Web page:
Not a day goes by that gold is not bought or sold, the only thing that changes is its value. Real estate is very similar. What you bought your home for yesterday has nothing to do with what you will sell it for tomorrow. Only the “market” can determine what you will receive for your home. Consider this example.
One purchases a gold coin for $200 last December, holds it for a year and decides they have to sell it today. If the market for that gold coin has dropped to $175 can the Seller receive $225 for that same gold coin? Absolutely not! What if their agent has glossy brochures, three websites and the strongest national brand in the industry? Still absolutely not!
Just as the gold coin rises and declines in value so does ones home. The only major difference between that gold coin and real estate is a buyers or sellers emotional attachment to it.
Consider the stock market. Those who consistently build wealth from the market do so by purchasing investments at market value and holding them for the long term. The stock market has never had a loss over any 10 year period, ever. Therefore if you treat your property like an investment and buy it at market value while holding it for the long run you are guaranteed to make money, if the home remains the same.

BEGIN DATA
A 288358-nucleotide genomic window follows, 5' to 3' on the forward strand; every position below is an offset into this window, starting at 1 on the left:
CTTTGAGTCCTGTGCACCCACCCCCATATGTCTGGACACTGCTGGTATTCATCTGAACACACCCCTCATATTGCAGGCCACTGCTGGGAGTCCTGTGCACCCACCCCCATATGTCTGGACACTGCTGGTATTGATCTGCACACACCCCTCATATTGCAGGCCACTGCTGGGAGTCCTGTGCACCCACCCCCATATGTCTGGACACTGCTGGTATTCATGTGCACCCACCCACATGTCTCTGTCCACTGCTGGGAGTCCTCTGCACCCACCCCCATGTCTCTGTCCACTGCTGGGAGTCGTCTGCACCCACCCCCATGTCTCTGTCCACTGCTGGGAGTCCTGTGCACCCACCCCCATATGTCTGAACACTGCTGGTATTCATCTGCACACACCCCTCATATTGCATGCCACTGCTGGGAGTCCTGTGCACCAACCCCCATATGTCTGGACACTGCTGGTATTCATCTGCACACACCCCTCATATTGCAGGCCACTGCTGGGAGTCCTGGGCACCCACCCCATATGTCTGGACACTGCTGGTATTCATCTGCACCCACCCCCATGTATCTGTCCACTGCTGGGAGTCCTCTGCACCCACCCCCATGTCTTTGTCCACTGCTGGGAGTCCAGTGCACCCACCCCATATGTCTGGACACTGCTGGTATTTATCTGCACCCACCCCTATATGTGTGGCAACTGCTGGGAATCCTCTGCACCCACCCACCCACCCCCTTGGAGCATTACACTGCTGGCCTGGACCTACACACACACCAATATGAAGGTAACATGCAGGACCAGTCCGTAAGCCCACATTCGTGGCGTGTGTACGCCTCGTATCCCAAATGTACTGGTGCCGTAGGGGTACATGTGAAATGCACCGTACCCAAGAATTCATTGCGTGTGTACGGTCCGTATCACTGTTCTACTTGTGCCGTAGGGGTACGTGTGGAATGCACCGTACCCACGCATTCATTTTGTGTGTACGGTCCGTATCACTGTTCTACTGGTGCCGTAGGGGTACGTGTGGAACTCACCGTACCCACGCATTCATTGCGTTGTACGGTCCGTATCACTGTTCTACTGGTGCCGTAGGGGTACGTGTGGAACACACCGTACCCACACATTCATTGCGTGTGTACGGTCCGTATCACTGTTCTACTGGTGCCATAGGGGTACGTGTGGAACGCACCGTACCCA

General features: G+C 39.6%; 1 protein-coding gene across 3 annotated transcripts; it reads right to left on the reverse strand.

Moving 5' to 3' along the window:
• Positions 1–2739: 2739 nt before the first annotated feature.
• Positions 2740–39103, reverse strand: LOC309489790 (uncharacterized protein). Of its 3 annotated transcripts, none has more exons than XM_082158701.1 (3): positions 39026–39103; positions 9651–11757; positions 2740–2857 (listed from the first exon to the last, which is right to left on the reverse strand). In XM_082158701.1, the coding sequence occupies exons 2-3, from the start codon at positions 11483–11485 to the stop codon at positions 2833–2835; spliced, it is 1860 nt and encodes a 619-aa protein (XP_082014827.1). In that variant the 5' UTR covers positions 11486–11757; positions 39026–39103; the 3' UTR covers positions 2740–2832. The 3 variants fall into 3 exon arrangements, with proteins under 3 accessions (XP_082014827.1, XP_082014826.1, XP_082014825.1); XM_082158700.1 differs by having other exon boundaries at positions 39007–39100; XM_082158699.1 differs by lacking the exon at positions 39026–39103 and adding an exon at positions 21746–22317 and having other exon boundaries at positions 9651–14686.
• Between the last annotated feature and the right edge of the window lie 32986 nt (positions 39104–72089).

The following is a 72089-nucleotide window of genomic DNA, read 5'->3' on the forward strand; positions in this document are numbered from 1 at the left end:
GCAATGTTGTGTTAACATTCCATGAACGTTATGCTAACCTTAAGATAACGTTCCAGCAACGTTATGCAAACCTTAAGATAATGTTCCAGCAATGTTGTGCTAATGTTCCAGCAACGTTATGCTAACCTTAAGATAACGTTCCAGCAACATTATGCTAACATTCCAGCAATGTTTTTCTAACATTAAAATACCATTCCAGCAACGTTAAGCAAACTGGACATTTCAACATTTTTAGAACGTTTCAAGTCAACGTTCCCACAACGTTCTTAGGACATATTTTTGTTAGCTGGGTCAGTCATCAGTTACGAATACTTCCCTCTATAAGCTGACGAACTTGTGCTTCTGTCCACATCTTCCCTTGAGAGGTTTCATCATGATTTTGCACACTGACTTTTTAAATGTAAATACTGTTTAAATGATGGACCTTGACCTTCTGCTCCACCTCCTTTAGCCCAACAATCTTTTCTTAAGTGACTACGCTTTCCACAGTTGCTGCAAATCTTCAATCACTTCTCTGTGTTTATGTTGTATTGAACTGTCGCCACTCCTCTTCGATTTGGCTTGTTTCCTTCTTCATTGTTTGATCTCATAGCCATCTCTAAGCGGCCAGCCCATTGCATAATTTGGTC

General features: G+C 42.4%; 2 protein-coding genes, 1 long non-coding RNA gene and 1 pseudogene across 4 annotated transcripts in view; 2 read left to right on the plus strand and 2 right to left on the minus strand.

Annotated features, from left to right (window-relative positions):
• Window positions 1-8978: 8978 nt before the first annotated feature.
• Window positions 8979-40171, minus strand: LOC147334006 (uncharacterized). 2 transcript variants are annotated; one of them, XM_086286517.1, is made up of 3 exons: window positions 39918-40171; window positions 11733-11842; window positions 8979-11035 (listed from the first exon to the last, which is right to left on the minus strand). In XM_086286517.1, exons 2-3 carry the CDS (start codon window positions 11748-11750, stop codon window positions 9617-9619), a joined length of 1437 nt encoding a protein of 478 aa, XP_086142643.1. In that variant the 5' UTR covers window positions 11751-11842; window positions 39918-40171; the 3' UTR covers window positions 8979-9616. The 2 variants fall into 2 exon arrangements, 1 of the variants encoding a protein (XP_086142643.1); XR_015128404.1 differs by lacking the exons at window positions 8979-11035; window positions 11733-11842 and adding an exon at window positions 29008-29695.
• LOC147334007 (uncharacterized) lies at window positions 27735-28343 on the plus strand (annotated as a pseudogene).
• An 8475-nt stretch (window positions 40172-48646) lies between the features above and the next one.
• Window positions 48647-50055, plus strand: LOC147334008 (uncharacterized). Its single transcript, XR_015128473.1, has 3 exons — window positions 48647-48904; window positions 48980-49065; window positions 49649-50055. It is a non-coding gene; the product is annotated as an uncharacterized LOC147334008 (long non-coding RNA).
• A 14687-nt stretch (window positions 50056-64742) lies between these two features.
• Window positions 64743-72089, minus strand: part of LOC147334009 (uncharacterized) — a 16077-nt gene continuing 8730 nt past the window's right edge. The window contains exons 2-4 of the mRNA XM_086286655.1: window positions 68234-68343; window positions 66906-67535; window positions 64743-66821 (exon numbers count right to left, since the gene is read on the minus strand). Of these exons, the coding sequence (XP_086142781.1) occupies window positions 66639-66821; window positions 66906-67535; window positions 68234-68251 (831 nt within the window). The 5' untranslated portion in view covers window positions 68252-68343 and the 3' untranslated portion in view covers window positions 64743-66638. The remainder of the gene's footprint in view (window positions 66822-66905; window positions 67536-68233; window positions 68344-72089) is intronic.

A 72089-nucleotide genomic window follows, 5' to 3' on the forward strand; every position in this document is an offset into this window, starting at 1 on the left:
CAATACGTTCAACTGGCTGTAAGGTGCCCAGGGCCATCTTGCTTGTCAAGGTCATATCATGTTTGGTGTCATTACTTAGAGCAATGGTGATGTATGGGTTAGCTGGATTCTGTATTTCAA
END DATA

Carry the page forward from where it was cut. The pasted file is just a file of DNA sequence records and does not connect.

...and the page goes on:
Many people are tempted to hold onto any investment when the market is bad and hope for better times. However, if you need to sell your home to move up to a larger home, why not sell now and if the market truly is declining you will turn around and buy your next property at the same, or better discount.
· People willing to hold properties for a long time could be well served by starting to look at potential purchases now, because over the long term home appreciation usually pays off.
· Despite the recent declines in the market, national home prices are up 80.5% over the first quarter of 2001.
· One reason potential buyers may want to act quickly: Historically, when home prices fall, they don't fall for long.
· "If we go back to 1990, 1991 and 1992 and prices were falling, the reverse came very fast and very suddenly." There is some indication that the time period might be shorter than it was in the 1990s. For one, the job market is actually still fairly strong today and the jobless rate low, contrasting with the rising unemployment rate in the early 1990s.
-- David Blitzer, chairman of the S&P Index Committee, “Good Time to Look for a Second Home?” by Sheree R. Curry, TheStreet.com, November 30, 2007.